The volume is divided into two parts. In the first part, Briggle sketches the history of public bioethics committees in the United States and argues that instrumentalist approaches to policy issues dominated (and marred) the work of most of these committees. He examines the work of the Kass council and suggests that it provides a model for a different kind of bioethics, one rooted not in questions of procedural justice but in a humanism that wrestles with issues about the meaning of human life. The second part of the book examines the many charges of partisanship and politicization that were lodged against the Kass council. Some of those charges, Briggle believes, resulted from a failure to understand that Kass was conducting an experiment in a humanities-based approach to bioethics. When the first meeting of the PCB involved a discussion of Nathaniel Hawthorne’s short story “The Birthmark,” many complained. The well-known physician Jerome Groopman remarked that the council might want to begin with facts rather than with fiction.

Other attacks on Kass and the council, however, were rooted in political and moral disagreement and designed to delegitimize the council’s work. Briggle examines three charges in particular: that individual council members were not reappointed after disagreeing with Kass; that in some instances members were not able to express their dissent in council reports; and that Kass had conflicts of interests that interfered with his role as council chair. Briggle concludes that, while there were some instances of politicization that gave rise to legitimate concern, the charges were mostly “off the mark and reflected more the polarized climate of American bioethics and politics than the actual structures and procedures of the council or the behaviors of its members.”

It’s a shame that a lot of A Rich Bioethics reads like a medieval morality play, for there is much of value in Briggle’s book. His examination of the history of public bioethics committees in the United States and his effort to situate the Kass council within this history is important. His case for the Kass council’s humanities-based approach to bioethics is compelling. And I agree with Briggle that Kass and the council were often unfairly criticized, and that the council produced an important body of work. Like Briggle, I would like to see more bioethics work confront questions of meaning and value that can’t be answered with a utilitarian calculus. I, too, believe that bioethics would be strengthened by the inclusion of more religious voices.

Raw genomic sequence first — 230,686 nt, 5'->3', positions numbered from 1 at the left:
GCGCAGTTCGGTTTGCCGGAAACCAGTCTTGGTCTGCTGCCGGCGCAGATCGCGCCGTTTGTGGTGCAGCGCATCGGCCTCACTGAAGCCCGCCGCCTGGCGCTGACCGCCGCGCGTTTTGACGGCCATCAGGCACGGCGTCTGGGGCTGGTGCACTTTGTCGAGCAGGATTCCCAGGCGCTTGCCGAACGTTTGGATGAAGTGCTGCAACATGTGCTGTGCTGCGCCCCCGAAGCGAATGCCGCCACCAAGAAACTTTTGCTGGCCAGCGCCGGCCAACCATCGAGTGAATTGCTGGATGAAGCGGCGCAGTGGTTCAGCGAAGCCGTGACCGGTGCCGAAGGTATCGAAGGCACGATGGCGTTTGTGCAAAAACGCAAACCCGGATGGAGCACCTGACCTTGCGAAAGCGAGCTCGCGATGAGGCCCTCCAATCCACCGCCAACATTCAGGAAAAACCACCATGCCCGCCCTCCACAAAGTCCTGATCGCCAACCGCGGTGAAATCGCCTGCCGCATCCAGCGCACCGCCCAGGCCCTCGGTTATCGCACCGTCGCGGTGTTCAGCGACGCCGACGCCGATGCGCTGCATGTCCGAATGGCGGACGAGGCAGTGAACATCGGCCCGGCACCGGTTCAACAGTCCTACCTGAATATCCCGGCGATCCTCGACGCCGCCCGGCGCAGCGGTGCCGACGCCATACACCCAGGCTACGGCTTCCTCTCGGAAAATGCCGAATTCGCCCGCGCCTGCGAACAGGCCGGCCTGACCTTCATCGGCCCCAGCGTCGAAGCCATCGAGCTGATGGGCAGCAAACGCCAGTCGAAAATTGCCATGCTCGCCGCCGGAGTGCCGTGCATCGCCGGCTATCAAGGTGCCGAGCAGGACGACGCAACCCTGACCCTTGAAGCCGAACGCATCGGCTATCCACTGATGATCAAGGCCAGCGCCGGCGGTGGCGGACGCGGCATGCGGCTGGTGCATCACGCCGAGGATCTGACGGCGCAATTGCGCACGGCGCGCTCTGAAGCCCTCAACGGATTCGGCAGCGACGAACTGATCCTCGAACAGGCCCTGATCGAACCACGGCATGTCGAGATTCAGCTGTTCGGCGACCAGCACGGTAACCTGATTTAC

But because of the book’s polemical undertone, I can recommend it only with caution. Its account of what it calls the instrumentalist view is a caricature. Praising the council’s report Beyond Therapy, Briggle writes: “A well-balanced, integral—that is, healthy—life that resonates in tune with the world is the goal, not a life of untroubled ease divorced from reality.” But who exactly is advocating a life of untroubled ease divorced from reality? If you can get beyond this sort of facile characterization, A Rich Bioethics is well worth reading. If nothing else, it offers a model for public ethics committees that merits serious consideration.


Related: After Kass, by Andrew Lustig
Science & Fiction, by the Editors
End of Discussion, by Gilbert Meilaender

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Published in the 2010-12-17 issue: View Contents